Into effacement of the silk-hung room.

The days that prick upon the conscience, the fought
Lasciviousness of linen, the tinctured nights
Are sewn within the eyelids. A cold light clothes
The litanies of temperance, forbearance: she
Is at one with the epiphanies of her laying out.

Is she? Tented and bridal in the unlit chamber,
The satined body waits. All that it had hoped
For in the sunlight and on croquet lawns
Is flushed with lilies and their brandished anthers.
Unworked, the legs shake out their flagrant pollen.

Some improvement is apparent. The poem now:

1. Makes sense. We are clearly dealing with an emptied room, a woman's foibles, and her frustrations.

2. Follows the rules of rhetoric. Lines 1-2 announce the theme. Lines 3-5 draw in the reader by setting the scene. Lines 6-10 are appeals to our good natures: understanding and tolerance. Lines 11-15 start developing the theme: was the life so commendable?

3. Preserves some the better nodal points — eyelids, epiphanies, flagrant pollen.

4. Adds pregnant phrases of its own — slatternly with importance, days that prick upon the conscience, fought licentiousness, brandished anthers.

5. Replaces the merely enigmatic by something meaningful. A laid silence of needlepoint becomes a patterned silence, not simply of the room but the woman's life. The days do not prick the conscience — which is banal — but upon the conscience, which suggests that the conscience is somehow insulated from life.

6. Develops the sense of a life held and cosseted with images from dressmaking:  patterned, silk-hung, (needle) prick, linen, sewn, clothes, satined (in coffin).

7. Uses metaphor to provide depth.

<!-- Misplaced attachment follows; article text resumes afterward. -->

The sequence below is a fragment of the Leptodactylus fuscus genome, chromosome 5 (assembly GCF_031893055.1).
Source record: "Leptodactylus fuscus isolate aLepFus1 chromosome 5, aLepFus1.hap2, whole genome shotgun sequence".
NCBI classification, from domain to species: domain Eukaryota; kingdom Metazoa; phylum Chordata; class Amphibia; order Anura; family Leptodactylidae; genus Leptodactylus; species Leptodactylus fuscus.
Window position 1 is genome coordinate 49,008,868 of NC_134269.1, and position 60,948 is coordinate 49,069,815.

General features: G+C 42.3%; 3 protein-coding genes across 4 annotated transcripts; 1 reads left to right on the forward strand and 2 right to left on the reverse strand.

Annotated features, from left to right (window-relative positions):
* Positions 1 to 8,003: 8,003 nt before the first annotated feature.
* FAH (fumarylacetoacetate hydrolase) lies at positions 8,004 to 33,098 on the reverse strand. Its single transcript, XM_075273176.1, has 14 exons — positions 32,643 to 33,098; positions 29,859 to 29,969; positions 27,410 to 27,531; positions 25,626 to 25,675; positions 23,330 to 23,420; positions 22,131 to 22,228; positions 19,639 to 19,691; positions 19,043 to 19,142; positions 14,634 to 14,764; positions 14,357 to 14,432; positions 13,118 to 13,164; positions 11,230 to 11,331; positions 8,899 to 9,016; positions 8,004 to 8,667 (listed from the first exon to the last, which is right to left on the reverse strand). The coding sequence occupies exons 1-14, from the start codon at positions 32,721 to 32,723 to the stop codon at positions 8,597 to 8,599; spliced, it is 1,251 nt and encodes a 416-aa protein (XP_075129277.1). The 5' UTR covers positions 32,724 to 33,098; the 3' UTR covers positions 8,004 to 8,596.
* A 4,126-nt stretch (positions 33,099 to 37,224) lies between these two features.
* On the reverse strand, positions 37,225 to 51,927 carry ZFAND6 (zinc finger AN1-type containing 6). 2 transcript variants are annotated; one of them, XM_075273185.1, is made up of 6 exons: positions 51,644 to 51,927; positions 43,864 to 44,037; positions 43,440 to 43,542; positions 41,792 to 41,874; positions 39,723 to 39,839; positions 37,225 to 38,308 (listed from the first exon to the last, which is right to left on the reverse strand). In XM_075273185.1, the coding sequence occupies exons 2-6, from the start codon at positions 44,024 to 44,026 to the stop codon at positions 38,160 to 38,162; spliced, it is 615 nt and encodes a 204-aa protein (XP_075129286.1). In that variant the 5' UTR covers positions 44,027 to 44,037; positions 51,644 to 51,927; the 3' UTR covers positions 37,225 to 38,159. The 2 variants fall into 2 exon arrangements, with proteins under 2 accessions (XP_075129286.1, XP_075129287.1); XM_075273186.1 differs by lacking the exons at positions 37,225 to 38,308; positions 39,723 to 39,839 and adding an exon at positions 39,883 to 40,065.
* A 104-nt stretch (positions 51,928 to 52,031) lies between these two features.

8. Has a varied but consistent metre.

On the debit side, however, the poem:

1. Is squandering the resources of Symbolism by not saying anything very new or important.

2. Employs a metre that is restrictive, perhaps over-fussy. Very much more fluid and open was the rhythm of the lines which began this poem three issues back: The epiphanies of the evening and a slight / Thinning of the wind, which empties its hand…

We therefore start by loosening the rhythm:

Perhaps, then, all her very hopes had been a portioning
Of self to what was wanted. The hemline and the corseting,
The flare of silk, and the body's crimped recalcitrance
In lobes and gender and appurtenances — all
The tirades of the days gone out were entered on this small, pinched face.

Then we go to the end of the poem and sketch something like:

Always there was visiting, and sunlight, though on autumn days
When the wind tore at the last few leaves, and the lifted heart
Yearned and turned over the fecklessness of things
Not done in time, aright, attempted not at all, there came
A cry from the world labouring, piteous and not to be suppressed.

As they stand, these lines are hopelessly banal and rambling. But if we now introduce a long, dropping rhythm, again from another poem, and redraft the last stanza we get:

And afterwards, what is there but the surge
Of wind through trees, of dust in melancholy rooms,
Old autumns that feed upon regret, the numberless
And unassailable infractions of the spirit? All
That is gone, is past, irretrievably dispersed…

These are Old Testament rhythms of lament, a little too strident in their raw state, but perhaps serving as a bass melody onto which to rewrite the opening stanzas of the last issue.

The days that prick upon the conscience, the very
Patterning of withholding, pained gossip and
The visiting, the Sievre and the treasured silk
Embroidering the cold breasts — matters as these